All these journalists know more about how the media — and one would assume the inside of politics — works than the average person. But that knowledge and access comes from being inculcated into not only understanding the system, but a blindness to some of its faults. None of those journalists wouldn’t challenge the existence or racism, and they would be vocal against instances of sexism, but is their awareness of the systemic pressures on media creation matched with a critical eye about how it really works? They are good people to whom the media system has always seemed pretty fair, and is full of people doing their best.

Step outside it, and talk about a the system itself, and even a respected journalist will be dismissed and ridiculed. One of the main paths to criticisms of Paul Mason, one of the most experienced journalists and thinkers about politics and economics, is that he has ‘gone full canary’ — the arguments aren’t countered, there is is just ridicule.

George Orwell wrote a long essay about Dickens, he loved the prose, but noted the lack of ideas – a revolutionary position – on how the unfair society he described could change. Dickens, wrote Orwell, “has no constructive suggestions, not even a clear grasp of the nature of the society he is attacking, only an emotional perception that something is wrong, all he can finally say is, ‘behave decently’”.

Orwell said that Charles Dickens “was not a revolutionary writer”. He didn’t mean that Dickens wasn’t capable of or responsible for revolutions in prose, but that despite the image as a champion of the downtrodden he didn’t wish for systemic revolution – everything would be better, Dickens thought, if people were nicer. That is the problem with the most forms of ‘tempering’ the excesses of capitalism: you can punish or coerce individuals but society (or the system that pervades it) is to blame. And most journalists cannot see the problems in the system.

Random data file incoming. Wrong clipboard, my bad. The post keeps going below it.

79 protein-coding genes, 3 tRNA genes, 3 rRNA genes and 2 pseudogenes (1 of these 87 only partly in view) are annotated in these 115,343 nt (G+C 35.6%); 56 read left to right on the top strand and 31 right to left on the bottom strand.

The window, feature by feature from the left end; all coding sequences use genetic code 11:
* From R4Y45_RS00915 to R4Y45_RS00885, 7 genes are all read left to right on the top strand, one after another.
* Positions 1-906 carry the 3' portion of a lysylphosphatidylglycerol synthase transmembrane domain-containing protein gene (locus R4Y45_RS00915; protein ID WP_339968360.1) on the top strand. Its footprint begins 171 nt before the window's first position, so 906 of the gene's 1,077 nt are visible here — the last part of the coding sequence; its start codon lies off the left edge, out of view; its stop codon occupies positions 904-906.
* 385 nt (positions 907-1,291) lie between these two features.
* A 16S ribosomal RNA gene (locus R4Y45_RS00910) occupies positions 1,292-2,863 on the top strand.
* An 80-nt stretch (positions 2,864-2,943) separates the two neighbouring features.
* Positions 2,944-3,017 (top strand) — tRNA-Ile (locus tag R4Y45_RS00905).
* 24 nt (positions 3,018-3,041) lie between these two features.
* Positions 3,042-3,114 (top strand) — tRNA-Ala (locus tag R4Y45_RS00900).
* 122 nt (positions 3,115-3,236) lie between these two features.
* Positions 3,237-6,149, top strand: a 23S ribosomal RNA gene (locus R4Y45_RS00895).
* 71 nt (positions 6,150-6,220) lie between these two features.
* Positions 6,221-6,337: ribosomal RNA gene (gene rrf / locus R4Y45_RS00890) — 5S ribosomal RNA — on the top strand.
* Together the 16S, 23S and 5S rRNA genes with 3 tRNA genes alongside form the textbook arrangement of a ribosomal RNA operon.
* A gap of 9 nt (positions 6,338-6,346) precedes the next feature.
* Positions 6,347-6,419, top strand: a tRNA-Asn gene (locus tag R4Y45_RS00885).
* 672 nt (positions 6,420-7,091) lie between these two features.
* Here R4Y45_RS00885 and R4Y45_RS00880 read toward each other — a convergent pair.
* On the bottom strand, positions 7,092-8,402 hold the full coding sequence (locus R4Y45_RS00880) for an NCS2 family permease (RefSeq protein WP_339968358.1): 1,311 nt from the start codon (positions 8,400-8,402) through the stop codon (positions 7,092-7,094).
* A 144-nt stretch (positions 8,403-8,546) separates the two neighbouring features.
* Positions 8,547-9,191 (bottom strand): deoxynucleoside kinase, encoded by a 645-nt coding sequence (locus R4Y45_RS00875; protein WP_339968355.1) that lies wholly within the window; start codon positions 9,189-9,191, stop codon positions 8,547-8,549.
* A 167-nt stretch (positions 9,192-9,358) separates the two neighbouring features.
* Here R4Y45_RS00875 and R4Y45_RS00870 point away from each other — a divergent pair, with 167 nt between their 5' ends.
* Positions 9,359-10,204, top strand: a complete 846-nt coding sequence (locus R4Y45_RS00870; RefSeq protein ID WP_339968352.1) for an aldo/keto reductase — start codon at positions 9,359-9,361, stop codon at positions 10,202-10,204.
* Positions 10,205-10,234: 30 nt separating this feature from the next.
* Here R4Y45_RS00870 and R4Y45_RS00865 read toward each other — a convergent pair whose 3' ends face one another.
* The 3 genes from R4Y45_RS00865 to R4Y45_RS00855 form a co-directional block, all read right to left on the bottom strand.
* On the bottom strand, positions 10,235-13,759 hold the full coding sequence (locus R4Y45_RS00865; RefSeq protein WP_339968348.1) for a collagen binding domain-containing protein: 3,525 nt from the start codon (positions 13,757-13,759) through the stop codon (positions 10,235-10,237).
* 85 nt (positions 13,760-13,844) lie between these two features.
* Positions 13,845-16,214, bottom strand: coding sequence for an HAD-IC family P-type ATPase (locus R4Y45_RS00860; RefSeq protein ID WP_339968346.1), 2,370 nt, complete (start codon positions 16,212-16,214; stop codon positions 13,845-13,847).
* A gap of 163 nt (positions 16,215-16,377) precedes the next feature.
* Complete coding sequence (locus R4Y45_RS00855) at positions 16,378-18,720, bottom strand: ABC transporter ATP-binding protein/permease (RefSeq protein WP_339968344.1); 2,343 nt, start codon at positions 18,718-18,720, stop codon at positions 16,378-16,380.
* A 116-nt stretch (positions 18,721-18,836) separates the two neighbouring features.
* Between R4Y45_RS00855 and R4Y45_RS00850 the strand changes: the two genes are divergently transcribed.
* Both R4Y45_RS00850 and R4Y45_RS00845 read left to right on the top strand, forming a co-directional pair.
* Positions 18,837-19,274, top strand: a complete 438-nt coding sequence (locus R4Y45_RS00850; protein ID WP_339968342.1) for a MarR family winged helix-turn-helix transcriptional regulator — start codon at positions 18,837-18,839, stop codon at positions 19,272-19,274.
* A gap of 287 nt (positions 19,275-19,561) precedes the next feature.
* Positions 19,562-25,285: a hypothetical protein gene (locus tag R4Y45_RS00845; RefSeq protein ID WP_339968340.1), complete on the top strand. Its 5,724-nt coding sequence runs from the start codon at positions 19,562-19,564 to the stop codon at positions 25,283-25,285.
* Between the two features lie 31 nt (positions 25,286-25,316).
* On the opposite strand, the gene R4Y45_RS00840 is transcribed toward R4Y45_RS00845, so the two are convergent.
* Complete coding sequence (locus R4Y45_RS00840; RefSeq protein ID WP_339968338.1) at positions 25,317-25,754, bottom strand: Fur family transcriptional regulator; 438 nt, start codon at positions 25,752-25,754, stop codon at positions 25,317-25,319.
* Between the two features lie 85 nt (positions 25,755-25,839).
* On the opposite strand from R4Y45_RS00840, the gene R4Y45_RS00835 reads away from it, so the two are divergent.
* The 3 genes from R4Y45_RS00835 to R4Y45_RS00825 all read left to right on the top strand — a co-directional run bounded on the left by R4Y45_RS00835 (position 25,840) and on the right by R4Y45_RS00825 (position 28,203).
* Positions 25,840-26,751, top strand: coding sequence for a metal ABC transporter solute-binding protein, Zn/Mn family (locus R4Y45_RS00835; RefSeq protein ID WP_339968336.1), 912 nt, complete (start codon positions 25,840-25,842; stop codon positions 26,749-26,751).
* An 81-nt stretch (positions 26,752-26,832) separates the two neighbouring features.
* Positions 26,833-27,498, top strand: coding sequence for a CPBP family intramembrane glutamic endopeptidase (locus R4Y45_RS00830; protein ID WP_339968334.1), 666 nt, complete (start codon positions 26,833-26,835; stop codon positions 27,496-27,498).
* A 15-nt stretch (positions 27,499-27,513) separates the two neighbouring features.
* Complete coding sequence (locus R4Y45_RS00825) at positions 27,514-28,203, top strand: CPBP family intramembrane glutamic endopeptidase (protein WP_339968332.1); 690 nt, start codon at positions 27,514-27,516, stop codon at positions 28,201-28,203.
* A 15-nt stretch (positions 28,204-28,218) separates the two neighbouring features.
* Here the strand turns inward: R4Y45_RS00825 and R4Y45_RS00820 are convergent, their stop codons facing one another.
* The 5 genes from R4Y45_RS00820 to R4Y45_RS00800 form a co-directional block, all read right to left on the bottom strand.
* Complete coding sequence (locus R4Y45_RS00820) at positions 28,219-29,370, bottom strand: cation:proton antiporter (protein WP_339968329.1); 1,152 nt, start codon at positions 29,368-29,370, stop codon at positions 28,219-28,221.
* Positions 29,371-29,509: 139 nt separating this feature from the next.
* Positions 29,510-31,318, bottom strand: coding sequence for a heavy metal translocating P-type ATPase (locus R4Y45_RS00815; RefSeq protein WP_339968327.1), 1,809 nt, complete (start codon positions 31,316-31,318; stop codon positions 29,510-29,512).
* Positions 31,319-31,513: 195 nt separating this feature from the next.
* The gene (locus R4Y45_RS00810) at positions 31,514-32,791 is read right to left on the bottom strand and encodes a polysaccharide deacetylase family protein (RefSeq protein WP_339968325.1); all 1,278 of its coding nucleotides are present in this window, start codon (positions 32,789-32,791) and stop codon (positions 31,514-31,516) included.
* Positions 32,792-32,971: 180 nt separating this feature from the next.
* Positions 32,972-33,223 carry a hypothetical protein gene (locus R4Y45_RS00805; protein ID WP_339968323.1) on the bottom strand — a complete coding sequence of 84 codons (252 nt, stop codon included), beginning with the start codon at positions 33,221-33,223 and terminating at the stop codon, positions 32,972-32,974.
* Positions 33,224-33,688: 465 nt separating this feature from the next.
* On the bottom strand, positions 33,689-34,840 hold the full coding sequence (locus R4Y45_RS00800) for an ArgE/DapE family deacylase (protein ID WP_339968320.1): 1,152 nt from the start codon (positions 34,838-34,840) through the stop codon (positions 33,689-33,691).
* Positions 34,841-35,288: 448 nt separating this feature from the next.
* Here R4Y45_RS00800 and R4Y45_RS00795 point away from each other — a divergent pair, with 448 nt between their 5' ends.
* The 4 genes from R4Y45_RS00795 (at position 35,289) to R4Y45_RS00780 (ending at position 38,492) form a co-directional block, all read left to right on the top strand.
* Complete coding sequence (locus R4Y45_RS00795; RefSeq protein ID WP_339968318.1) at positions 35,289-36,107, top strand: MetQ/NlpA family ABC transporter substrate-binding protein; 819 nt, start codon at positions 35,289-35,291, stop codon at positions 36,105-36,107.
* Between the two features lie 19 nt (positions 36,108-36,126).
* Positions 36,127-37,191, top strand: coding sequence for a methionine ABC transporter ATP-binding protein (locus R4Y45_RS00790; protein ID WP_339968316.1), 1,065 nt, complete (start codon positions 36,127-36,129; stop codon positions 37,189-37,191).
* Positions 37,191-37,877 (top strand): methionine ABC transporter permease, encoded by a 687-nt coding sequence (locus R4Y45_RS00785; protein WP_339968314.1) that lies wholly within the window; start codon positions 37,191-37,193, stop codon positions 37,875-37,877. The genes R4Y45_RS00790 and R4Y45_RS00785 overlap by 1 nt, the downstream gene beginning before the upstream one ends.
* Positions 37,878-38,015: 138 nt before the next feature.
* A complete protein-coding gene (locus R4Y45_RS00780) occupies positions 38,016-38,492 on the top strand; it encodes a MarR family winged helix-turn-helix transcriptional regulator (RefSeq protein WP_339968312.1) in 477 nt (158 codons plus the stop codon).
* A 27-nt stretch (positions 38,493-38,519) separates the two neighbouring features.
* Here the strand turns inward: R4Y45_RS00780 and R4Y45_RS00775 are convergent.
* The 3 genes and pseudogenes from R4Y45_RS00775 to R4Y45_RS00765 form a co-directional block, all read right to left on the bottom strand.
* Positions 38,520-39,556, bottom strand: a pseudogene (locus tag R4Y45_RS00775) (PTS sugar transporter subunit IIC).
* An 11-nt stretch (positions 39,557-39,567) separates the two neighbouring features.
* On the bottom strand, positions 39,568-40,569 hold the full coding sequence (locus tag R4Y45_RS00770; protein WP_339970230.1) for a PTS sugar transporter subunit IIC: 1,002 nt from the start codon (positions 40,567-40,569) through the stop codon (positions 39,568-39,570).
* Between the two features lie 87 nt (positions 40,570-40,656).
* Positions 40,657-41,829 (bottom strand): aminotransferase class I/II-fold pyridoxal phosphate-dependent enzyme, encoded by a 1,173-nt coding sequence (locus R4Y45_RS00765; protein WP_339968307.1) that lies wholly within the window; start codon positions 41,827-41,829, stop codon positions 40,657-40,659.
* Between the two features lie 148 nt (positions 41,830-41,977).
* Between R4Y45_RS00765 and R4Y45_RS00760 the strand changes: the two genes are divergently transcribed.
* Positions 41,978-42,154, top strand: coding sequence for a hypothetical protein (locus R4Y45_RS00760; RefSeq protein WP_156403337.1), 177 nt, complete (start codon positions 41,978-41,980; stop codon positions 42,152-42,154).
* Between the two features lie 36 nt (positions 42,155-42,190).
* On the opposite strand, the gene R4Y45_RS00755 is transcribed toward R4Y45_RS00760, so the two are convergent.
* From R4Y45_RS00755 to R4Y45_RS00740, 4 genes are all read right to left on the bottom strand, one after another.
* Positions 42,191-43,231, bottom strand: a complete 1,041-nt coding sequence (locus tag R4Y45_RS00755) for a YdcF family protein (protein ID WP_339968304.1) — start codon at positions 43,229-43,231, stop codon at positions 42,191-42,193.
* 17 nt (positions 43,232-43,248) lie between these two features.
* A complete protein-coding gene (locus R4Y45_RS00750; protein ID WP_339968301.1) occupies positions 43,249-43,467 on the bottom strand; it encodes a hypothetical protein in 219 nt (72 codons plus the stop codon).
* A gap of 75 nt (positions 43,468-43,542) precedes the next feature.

The usually insightful Zoe Williams was incredulous that most Labour members would not chose what she sees as an incremental improvement as leader — Owen Smith — revealing I think a lack of understanding of the anger and worry about a situation that takes away what those Corybn-voting members thought of as finally having some control over the direction of their party. Deep in that is an assumption that the system is fair and most people are honest.

But the danger in dismissing people as conspiracy theorists is that they are identifying real problems.

In many ways it doesn’t matter whether or not god(s) exist, because enough people act as if they do – the effects are the same. Likewise, if conspiracies don’t exist – and some may do – then it doesn’t matter, to those affected the result is the same: but not because people believe in them, but because it’s purely a rationalisation of the consequences of structural inequalities.

As George Calin said, “You don’t need a formal conspiracy when interests converge. These people went to the same universities and fraternities, they’re on the same boards of directors, they’re on the same country clubs, they have like-interests. They don’t need to call a meeting; they know what is good for THEM.” And it doesn’t even have to be conscious, social context is control enough.

When we talk about listening to legitimate concerns, we need to listen to people who have misdirected their anger. Not to give weight to their ideas about what’s wrong, but to identify the problems that cause them to be angry. If an argument sounds sounds racist, or wrong and distasteful, or even just doesn’t fit with your ideas of a media you are closer to the workings of – then it’s still not to be dismissed, for it may have identified a real problem.

The ‘MSM’ journalist view, also spread by those who want also to seem above the fray, is to not take these concerns seriously. This is more cock up than conspiracy, but it is an almighty cock-up — and that’s why, in the cracks of a ‘MSM’ that isn’t able to be aware of its limitations a thousand canary yellow flowers will bloom.


Author: Jon Bounds

Jon was voted the ‘14th Most Influential Person in the West Midlands’ in 2008. Subsequently he has not been placed. He’s been a football referee, venetian blind maker, cellar man, and a losing Labour council candidate: “No, no chance. A complete no-hoper” said a spoilt ballot. Jon wrote and directed the first ever piece of drama performed on Twitter when he persuaded a cast including MPs and journalists to give over their timelines to perform Twitpanto. But all that is behind him.